Need Help Identifying Mushrooms

The mushroom below is growing on a tree in my backyard. I know very little about botany in general and mushrooms in particular, so any help would be greatly appreciated. Continue reading

From Drought To Rainy

We had a very dry summer. But of late it has been quite rainy.
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Gondwanan Plant Dispersal

This is pretty cool. Science Daily reports on a recent molecular dating study that looked at the evolutionary history of the plant family Proteaceae. From Science Daily:

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Studies in Mutualism: The Senita Moth

Science News Daily has an interesting story about the mutualism between the senita moth and the senita cactus. At least that’s what the title of the piece proclaims. The article is actually about the struggle of one scientist to make sense of the phenomena.

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That’s Just Mean!

National Geographic has a story about an orchid that has evolved to resemble a female wasp:

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Native Seeds/SEARCH: Preserving Traditional Crops

This story is a little old. I meant to blog about it when I first heard of it, but got sidetracked. Native Seeds/SEARCH is a program designed to preserve the cultural heritage of native groups by saving and stockpilings seeds from their traditional crops:

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Dinosaur Hearing, Ibex Horns and Pollination

Jennifer Ouellette at Cocktail Party Physics has an interesting take on the paper about dinosaur hearing – anything that can combine bats and dinosaurs is okay in my book!

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Computer Scientists Studying Evolution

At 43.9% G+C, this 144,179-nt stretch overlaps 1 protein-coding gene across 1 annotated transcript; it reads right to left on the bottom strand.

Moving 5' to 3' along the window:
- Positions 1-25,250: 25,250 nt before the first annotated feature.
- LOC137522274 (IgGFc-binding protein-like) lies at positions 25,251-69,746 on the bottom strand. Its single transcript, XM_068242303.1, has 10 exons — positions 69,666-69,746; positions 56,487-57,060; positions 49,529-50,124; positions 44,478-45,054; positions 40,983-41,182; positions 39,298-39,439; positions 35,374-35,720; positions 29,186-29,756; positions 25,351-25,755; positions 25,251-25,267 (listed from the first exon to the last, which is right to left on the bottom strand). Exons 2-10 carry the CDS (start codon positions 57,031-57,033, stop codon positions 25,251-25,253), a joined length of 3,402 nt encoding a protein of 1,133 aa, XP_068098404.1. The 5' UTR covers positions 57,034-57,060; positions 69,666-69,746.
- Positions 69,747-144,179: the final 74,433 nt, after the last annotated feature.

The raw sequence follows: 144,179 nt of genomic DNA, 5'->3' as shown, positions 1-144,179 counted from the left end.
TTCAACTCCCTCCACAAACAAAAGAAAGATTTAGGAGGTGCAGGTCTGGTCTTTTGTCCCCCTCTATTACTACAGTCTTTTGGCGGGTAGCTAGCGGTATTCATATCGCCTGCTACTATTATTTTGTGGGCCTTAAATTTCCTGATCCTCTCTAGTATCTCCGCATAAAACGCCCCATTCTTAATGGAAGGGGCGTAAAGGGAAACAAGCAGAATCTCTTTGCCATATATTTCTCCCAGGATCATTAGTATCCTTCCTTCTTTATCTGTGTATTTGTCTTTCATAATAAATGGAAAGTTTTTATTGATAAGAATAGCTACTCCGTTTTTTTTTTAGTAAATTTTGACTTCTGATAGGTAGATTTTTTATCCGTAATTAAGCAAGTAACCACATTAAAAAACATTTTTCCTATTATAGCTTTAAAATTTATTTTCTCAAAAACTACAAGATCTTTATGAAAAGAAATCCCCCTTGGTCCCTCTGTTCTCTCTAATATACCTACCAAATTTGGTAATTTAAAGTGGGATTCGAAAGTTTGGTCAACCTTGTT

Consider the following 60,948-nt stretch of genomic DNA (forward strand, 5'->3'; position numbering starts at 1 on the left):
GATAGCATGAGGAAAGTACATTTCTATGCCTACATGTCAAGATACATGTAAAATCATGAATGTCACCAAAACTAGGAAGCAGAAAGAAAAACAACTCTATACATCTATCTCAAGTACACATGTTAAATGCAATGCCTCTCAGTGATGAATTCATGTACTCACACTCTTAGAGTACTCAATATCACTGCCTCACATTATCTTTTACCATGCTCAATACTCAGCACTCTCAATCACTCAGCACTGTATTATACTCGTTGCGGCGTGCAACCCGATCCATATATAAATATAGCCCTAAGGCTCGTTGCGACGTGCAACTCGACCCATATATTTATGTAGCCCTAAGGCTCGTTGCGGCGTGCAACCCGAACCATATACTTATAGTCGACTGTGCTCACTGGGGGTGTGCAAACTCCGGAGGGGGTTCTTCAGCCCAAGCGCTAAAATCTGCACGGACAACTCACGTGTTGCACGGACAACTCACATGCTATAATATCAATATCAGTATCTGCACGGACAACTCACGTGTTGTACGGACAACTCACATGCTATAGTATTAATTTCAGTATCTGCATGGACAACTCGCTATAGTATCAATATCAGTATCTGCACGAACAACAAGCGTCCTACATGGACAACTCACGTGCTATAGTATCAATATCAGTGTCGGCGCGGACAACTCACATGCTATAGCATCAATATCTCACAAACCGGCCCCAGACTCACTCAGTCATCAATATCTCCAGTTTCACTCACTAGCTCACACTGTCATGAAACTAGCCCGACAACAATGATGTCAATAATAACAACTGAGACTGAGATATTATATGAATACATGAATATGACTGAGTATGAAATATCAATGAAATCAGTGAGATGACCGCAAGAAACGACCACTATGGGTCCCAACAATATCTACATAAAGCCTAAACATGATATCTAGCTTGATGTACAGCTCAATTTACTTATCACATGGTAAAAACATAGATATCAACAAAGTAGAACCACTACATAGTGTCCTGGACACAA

Science Daily reports on an interesting piece of research that explains the evolution of inflorescences. The lead author is a computer scientist (which I mention because IDists frequently invoke computer science to support their claims).

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Plants and Insects Fifty Million Years Ago: One from the Transitions Archives

This is a companion piece to the previous post.
Studying the evolution of insects can be difficult because they don’t fossilize well. But there are ways to study insect evolution. All life affects it’s environment in one form or another. In some cases the affect can be large, in others small. Occassionally, these affects remain behind long after the organism that caused them has died. Animal footprints, such as those of two dinosaurs below (from Glen Rose trackway), are good examples.

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A Cool Idea

Henry’s Webiocosm has a cool idea (which I am shamelessly pilfering)! Learn something new about a random organism.

I learned about: Cambarus (Glareocola) brachydactylus a plant that inhabits tributaries of the Cumberland River in Tennessee.

What did you learn about?